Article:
IT is never a wise idea to claim that a team resides in a false league position.
For one thing it contravenes one of the most established football cliches going which states categorically that the league doesn’t lie. For another, it leaves the claimant open to all manner of accusations, ranging from being bitter and biased to having an actual agenda against the club in question.
Yet in the case of Manchester United perhaps an exception can be made and that’s because even their own fans often query their lofty location.
“How are we second?” they ask, incredulously on social media as plenty of others share their disbelief.
“How are they second?” rival fans similarly inquire. The wording is the same, but the tone is so very different.
In the first instance there is an inferred chuckle and shake of the head but for the rest of us whimsy takes a back seat because a serious implication is attached. That is, if Ole Gunnar Solskjaer’s side, that is rife with flaws and who have routinely been underwhelming this term, are statistically the ‘best of the rest’ in 2020/21 behind a formidable City creation then just how poor is the standard of the Premier League right now?
Ole outers last season when Ole went from finishing 6th with 66 points to finishing 3rd with 66 points:
“Where’s the progress?”
Ole outers this season when United are in 2nd 14 points better off than at this stage last season with 60 points:
“Where’s the progress?” pic.twitter.com/UFv1evprfk
— Colin MUFC (@ColinMufc) April 6, 2021
Harsh? Very possibly, so let’s first balance out the negativity by detailing precisely why the Reds are 14 points better off than at this stage last season.
United are second because they have scored an average of 1.9 goals per game, a consequence of carving out 56 big chances this term, the third most in the top-flight. In Bruno Fernandes they boast a play-maker destined to hoover up individual awards in the weeks to come, with the Portuguese maestro directly responsible for 45.6% of their league goals.
Yet the much-repeated charge that Solskjaer’s men are too reliant on their chief orchestrator is wide of the mark. In actual fact, it is admirable how they have shared around their bounty with 13 different players getting on the score-sheet. Six have come from defenders. Seven from central midfield.
Furthermore, this Sunday, United head to the Tottenham Hotspur Stadium looking to extend on a highly impressive away record that doesn’t get the credit it deserves. It began with a 2-0 victory at Stamford Bridge in mid-February 2020 and currently stands at 22 games unbeaten and if this hints strongly at mental fortitude within the camp it’s confirmed by their present status as the Premier League’s comeback kings. Manchester United have won a staggering 25 points from losing positions this season and should they concede first against Spurs but ultimately prevail they will match a long-standing league record for turning results around.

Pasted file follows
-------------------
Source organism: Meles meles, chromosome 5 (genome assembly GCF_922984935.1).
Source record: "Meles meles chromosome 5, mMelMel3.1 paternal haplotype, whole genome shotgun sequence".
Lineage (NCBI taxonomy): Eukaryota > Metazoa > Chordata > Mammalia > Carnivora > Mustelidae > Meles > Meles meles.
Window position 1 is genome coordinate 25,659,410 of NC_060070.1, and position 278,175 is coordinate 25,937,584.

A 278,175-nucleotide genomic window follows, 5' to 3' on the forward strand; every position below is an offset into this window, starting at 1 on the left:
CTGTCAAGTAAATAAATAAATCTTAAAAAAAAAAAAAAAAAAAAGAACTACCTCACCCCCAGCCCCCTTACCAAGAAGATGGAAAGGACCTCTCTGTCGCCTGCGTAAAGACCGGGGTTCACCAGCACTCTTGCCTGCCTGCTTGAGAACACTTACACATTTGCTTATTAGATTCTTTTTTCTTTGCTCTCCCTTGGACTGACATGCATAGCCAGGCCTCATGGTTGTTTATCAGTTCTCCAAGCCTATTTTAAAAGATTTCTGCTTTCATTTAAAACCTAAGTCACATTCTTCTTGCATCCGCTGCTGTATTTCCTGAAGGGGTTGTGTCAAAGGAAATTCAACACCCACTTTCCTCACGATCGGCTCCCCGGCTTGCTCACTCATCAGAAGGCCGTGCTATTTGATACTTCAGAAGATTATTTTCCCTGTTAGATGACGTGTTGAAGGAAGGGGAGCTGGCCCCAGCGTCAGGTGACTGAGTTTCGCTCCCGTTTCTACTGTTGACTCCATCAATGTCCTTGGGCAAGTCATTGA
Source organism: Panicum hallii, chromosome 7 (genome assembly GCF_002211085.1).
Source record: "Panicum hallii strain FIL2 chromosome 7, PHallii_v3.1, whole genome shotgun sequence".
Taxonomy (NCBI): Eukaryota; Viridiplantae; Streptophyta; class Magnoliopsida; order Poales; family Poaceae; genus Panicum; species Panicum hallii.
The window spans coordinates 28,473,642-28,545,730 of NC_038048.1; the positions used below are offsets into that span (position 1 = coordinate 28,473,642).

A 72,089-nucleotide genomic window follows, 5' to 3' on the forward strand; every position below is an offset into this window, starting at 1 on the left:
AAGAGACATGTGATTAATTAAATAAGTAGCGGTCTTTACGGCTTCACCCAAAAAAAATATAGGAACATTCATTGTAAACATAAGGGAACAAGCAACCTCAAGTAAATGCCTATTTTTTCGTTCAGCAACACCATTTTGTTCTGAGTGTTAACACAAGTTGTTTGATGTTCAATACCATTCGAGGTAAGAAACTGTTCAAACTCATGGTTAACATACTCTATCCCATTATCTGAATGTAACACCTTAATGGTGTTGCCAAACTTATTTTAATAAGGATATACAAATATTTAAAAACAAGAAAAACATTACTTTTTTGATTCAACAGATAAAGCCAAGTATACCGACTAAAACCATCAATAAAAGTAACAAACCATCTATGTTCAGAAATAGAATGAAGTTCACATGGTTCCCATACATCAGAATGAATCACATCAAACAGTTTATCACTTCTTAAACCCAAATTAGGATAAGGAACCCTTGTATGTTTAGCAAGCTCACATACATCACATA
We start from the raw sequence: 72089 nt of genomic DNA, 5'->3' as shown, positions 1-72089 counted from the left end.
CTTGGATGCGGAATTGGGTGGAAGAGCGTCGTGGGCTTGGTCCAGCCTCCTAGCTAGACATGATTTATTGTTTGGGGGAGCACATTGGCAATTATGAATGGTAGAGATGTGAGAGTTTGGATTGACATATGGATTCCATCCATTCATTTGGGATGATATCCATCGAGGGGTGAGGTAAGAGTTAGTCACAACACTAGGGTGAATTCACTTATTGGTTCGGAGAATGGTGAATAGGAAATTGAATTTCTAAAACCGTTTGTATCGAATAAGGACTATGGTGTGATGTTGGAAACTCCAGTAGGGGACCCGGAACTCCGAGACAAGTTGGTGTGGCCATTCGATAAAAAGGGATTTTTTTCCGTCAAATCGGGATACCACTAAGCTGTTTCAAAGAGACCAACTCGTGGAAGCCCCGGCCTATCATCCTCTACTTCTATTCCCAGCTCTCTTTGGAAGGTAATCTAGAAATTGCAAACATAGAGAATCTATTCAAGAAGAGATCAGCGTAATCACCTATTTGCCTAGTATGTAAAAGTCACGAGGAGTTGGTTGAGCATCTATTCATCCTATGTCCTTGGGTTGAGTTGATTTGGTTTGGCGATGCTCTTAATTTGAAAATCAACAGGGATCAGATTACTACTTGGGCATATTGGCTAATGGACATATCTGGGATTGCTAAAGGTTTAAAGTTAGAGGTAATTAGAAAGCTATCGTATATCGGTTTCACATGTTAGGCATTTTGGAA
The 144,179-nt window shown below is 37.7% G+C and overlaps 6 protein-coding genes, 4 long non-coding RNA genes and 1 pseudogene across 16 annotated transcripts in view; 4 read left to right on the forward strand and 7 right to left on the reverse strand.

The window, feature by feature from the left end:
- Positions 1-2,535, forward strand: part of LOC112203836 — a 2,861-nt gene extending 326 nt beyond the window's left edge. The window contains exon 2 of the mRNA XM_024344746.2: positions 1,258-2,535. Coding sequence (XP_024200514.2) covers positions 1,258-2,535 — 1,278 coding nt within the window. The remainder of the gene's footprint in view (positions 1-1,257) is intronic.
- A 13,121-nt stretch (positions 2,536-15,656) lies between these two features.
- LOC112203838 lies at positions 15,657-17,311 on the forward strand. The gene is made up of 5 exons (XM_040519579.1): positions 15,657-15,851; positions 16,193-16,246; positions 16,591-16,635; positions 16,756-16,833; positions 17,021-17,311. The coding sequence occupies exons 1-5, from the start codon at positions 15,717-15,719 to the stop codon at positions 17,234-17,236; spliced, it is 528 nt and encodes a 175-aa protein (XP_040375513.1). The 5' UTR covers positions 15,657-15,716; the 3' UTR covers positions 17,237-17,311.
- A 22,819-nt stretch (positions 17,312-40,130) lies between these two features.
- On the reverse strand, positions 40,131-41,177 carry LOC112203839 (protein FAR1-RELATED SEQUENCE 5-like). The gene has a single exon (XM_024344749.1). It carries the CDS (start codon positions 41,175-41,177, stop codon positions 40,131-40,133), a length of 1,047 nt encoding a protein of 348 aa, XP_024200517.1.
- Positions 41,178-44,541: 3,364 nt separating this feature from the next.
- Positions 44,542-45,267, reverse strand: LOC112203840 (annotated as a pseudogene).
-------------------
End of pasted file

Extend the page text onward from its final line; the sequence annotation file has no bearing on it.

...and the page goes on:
All of which suggests that Solskjaer’s side have been largely excellent this season. No, that’s not strictly fair. It proves they have been largely excellent.
Bruno Fernandes is the only Midfielder in the Europe’s top five leagues who has +10 goals & +10 assists. pic.twitter.com/ymmXv6X1yS
— BrunoXtra™ (@FernandesZone) April 4, 2021
Only our eyes disagree. Our eyes tell us that aside from a handful of matches United have started slovenly, incapable of breaking down low blocks with predictable movement off the ball and the safe option routinely taken. On six occasions they have lulled us to sleep eking out 0-0 stalemates and this has led to several former Reds – not least Roy Keane and Gary Neville – flat-out calling them boring. They are still to solve the Pogba puzzle and that’s a situation exacerbated by having a midfield too narrow that is set up to negate rather than create. At the back meanwhile calamity is only ever a good set-piece away.
Lastly, let’s flip that earlier praise. Because while their resolve is undoubtedly impressive turning so many early concessions into three points, is that truly a trademark of an elite team? Elite teams – even average, well prepared teams – typically don’t go behind 12 times, 11 in the first half, thus necessitating dramatic fightbacks.
16/25 for both teams to score is short-priced but tempting nonetheless. For all their troubles Tottenham have only failed to score six times this season.
All things considered then, United have been a contradictory and confusing outfit throughout this campaign, with circumstantial evidence buffering uncomfortably against opposing data, and there is an irony here because on taking charge Solskjaer said time and again that he wanted to reinstall a clear identity at the club. Instead, he has a side that has taken four points off City this season and scored only eight goals fewer yet appear distinctly ordinary for the most part; uninspired. Instead, he has a team that makes very little sense.
Apart perhaps from this simple truth: that they are a team of two halves, with significant improvements usually seen in the second period and this neatly takes us to this weekend’s clash against Spurs who are their polar opposite.
For Jose Mourinho's struggling side, who are edging ever closer to crisis having lost eight in their last 20 Premier League fixtures, have led 21 times this term and gone on to drop points in a third of them. Crucially they have relinquished 11 points from goals conceded in the final 10 minutes.
When it’s noted that the visitors have scored an astonishing 27% of their goals this season across all comps after the 80th minute then we know what to do, don’t we. This is Jekyll and Hyde encountering Hyde and Jekyll. Place your bets accordingly.
A generous 24/1 is available for Tottenham/Manchester United in the Half Time/Full Time market. Get on it.